Hot dusty summers, hardly arable land that these enterprising farmers managed to grow in *anyways*, machine guns pointed at them, mold in the rice… There was no going to the grocery store. If you weren’t in a camp where anybody had thought to bring seeds, or where the soil was simply too barren, it was moldy gruel, and gruel alone. Even those who had grown food, it was sparse at best. It supplemented, it did not alone feed.

Continue reading “Guest Post: Lessons from the 442nd”

Guest Post: Lessons from the 442nd

April 2020

My first semester of Agriculture Technology is finished. I’m taking a summer course, which means I get to stay out West for now, which is lucky cause I cannot imagine trying to navigate getting to Ontario in the middle of this. Not to mention, that BC seems to have a much smaller number of cases than Ontario, which for someone on immunosuppressants that make me in particular at risk of upper respiratory infections, is kind of a big deal.

This whole thing has been weird and scary to navigate. I’m trying to balance the need to feel in control by educating myself as much as possible with trying to not actively freak myself out by facing just how fucked I could end up being if I get sick, not to mention the fact that I’m likely to get sick eventually. It’s not been great for my anxiety, but weirdly, most of the time I’m managing.

Continue reading “April 2020”

April 2020

Baba Yaga’s School for Abandoned Girls

For the last few years, I’ve been writing a fun little story about a school run by Baba Yaga for abandoned girls. It’s been a Patreon perk, with the posts password protected. As a way of both encouraging myself to write more, and in a nod towards these difficult times and a need for some levity, I’ve made the previous chapters available to the public.

Additionally, until the crises is past, new chapters will remain open access.

You can find Chapter 1 here!

Baba Yaga’s School for Abandoned Girls

Some Pictures of Beautiful British Columbia

As a way to share some of the better aspects of living here, here are some pictures from BC, most of which are from the last few days and some socially isolating long drives and fishing trips.

Gallery

Delicious Homemade Broth

There is something quintessentially evocative of a Polish home, at least to me, about a big pot of stock simmering on the stove. Growing up, we would make stock at least once a week, and sometimes even more than that. We would have ingredients for stock prepped and frozen in the freezer so we could put together soup whenever we ran out of the bits already made.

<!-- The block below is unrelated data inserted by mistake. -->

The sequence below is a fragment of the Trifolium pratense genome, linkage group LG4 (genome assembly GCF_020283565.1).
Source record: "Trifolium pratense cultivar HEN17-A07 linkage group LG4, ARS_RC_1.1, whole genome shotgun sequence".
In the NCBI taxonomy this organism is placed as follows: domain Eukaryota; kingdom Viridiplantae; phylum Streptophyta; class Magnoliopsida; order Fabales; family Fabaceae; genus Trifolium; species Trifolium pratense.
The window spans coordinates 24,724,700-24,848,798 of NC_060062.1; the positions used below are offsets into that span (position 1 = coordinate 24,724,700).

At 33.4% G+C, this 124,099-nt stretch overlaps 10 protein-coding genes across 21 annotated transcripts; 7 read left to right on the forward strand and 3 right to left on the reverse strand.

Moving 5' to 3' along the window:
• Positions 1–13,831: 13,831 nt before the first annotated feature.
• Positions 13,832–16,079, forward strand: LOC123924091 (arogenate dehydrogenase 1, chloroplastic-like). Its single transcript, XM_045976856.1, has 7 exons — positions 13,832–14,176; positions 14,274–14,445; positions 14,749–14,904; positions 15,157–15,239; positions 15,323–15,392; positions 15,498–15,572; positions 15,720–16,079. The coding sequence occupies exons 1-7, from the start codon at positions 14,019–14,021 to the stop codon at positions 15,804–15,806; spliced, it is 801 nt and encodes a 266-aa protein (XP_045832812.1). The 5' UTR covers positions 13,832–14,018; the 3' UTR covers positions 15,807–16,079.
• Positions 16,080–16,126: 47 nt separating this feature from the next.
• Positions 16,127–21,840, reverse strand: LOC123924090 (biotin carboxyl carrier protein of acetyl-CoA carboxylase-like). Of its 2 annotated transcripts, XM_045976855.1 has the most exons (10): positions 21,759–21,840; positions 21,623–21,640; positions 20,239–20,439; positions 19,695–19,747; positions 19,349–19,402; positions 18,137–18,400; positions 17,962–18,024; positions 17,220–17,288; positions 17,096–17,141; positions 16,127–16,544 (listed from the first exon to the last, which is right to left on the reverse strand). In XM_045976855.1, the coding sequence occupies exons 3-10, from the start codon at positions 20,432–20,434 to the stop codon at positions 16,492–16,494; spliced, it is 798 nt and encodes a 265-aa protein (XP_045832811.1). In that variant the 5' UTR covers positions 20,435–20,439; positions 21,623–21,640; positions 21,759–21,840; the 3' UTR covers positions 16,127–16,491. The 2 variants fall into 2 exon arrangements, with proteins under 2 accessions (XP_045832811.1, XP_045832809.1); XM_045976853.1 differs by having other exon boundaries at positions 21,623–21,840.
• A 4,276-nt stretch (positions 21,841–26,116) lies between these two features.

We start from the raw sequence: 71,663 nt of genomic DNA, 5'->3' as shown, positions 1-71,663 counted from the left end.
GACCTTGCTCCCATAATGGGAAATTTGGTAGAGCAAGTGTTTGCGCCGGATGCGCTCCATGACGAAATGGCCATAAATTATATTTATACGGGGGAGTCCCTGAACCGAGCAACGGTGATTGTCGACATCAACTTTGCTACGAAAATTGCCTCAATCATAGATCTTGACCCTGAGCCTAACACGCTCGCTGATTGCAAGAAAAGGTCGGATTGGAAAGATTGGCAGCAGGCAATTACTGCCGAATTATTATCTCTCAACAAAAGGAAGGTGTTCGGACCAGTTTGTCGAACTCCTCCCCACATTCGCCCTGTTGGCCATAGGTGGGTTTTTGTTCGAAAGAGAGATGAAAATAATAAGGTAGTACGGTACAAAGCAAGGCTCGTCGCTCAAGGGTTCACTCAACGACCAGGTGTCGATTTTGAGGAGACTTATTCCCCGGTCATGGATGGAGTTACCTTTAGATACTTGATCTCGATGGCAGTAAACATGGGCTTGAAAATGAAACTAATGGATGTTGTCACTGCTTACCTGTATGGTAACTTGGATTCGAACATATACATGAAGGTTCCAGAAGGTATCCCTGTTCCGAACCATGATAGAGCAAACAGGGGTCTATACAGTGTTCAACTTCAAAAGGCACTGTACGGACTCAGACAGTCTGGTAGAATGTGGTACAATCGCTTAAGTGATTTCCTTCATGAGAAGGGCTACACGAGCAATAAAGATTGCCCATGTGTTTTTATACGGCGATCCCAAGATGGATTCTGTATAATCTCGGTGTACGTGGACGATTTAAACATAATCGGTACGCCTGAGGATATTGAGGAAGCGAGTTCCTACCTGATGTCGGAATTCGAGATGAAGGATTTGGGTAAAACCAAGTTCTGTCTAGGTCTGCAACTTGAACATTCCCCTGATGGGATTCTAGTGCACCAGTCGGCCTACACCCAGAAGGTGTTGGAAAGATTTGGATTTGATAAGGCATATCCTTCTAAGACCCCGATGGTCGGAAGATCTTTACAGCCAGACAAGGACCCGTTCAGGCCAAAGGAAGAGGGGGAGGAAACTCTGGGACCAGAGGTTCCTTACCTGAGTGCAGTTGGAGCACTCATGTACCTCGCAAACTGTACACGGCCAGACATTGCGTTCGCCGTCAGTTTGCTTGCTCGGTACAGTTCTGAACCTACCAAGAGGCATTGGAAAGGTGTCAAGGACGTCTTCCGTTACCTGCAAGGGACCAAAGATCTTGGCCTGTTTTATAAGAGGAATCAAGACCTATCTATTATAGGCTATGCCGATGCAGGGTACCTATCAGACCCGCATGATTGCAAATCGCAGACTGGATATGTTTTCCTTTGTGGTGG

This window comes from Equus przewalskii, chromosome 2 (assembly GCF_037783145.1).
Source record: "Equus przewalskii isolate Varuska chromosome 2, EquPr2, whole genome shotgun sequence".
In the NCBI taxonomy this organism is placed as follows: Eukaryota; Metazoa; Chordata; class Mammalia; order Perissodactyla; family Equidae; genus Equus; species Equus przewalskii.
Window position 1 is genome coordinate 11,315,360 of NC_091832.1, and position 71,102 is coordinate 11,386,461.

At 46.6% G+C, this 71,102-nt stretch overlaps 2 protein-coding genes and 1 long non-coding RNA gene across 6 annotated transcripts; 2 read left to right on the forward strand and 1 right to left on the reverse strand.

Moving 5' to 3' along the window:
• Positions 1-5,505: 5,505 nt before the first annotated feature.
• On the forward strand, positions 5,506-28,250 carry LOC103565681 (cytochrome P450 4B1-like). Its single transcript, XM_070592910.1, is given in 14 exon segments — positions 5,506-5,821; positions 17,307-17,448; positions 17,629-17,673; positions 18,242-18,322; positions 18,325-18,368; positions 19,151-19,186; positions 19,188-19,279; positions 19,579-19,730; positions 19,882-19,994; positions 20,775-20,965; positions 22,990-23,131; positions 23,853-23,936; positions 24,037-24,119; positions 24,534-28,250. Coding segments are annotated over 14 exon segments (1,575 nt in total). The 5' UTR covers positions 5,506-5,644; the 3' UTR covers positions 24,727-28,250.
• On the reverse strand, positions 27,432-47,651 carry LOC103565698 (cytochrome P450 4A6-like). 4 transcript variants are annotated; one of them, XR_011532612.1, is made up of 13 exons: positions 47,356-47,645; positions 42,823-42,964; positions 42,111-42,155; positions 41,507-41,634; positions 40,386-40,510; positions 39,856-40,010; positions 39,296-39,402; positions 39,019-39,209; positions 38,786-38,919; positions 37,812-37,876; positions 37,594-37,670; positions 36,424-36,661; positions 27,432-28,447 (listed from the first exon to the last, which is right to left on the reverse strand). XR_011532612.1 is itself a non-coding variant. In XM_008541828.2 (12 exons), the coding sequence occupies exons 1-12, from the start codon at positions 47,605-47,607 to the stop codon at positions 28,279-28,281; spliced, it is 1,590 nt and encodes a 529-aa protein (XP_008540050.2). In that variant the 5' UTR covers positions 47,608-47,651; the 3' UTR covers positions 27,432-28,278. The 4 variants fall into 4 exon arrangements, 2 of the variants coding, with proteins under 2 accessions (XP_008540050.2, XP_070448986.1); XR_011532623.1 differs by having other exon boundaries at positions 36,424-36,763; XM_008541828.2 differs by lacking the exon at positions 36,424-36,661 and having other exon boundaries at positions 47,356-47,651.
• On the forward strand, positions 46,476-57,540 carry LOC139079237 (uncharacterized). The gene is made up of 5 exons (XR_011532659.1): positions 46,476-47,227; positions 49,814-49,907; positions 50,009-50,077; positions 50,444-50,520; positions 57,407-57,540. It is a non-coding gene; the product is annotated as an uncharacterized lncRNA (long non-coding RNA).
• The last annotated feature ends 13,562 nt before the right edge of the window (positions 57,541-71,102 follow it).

Store bought, just can’t compare to the taste I grew up with.

If you have any kind of meat bones lying around, chicken, pork, beef, cuts of freezer burned meat, they can all be tossed together into a pot and simmered into the kind of soup that’s perfect for when you are under the weather, outright sick, or just craving something homey.

With everything going on, I thought I would share the family recipe for stock. If you are feeling adventurous and want to give it a kick, when roasting the bones, smoke them instead. It will add a smoky flavour to your broth.

Chicken Stock Continue reading “Delicious Homemade Broth”

Delicious Homemade Broth

Sausage Adventures: Homemade Liverwurst

I grew up on liverwurst sandwiches. I love a slice of rye or sourdough, spread with some liverwurst, some tomato, and a slice of pickle. It’s my favourite sandwich, for all that I was mocked at school for eating them let alone liking them.

I am kinda picky about the kind I like though. I hate it when it’s coarse, or in any way gritty. I don’t even add THAT much to my sandwich, preferring a thin layer. When it comes to other forms of liver, I’m not a fan. The smell, taste, and texture are not really things that appeal to me.

When the opportunity came up to get my hands on a whole pig, one of the first things I thought of was getting a chance to try my hand at making my own. NOT for the faint of heart, let me tell you.

To start with, there are MANY different schools of though around ingredients, fillers, and so on. Different techniques, spice mixes, and so on. It can get overwhelming trying to figure out what and how to try. So those of you who know me won’t be surprised to hear that my decision was to sort of try it all at once. xD Luckily this porker had a BIG LIVER (easily 2 KG).

What do I need to get at the Store?

The base recipe that I finally settled on includes the following.

  • 500 g Liver
  • 500 g Pork Fat
  • ½ Onion pureed
  • 1-2 large cloves of Garlic, crushed
  • ¼ tsp Cure 1
  • 35g salt
  • 1 tsp pepper
  • 2 slices sourdough
  • 2 slices buttermilk potato
  • 3-4 roasted chestnuts
  • 1 cup of water

Your choice of assorted spices

I then added different ingredient variations to see what worked and what didn’t.
I find the flavor to be pretty versatile, so that a lot of different interesting additions work surprisingly well. Just think of what you like on your sandwich and what you like with pork and have at it!

Continue reading “Sausage Adventures: Homemade Liverwurst”

Sausage Adventures: Homemade Liverwurst

Greetings From BC

CN: Description of mild medical procedure and wound care, mention of needles.

So much has happened in the last month.

I made it to BC with remarkably little trouble. My birds came through ok, CJ was a darling quiet girl on the plane, and my stuff arrived just a few days after I did.  The move itself went remarkably smoothly. The guys who came to load up the truck were nice and very professional. They loaded everything up in under an hour. When the truck arrived here, everything was unloaded nice and quick too. All my stuff arrived in one piece and all of it arrived. Continue reading “Greetings From BC”

Greetings From BC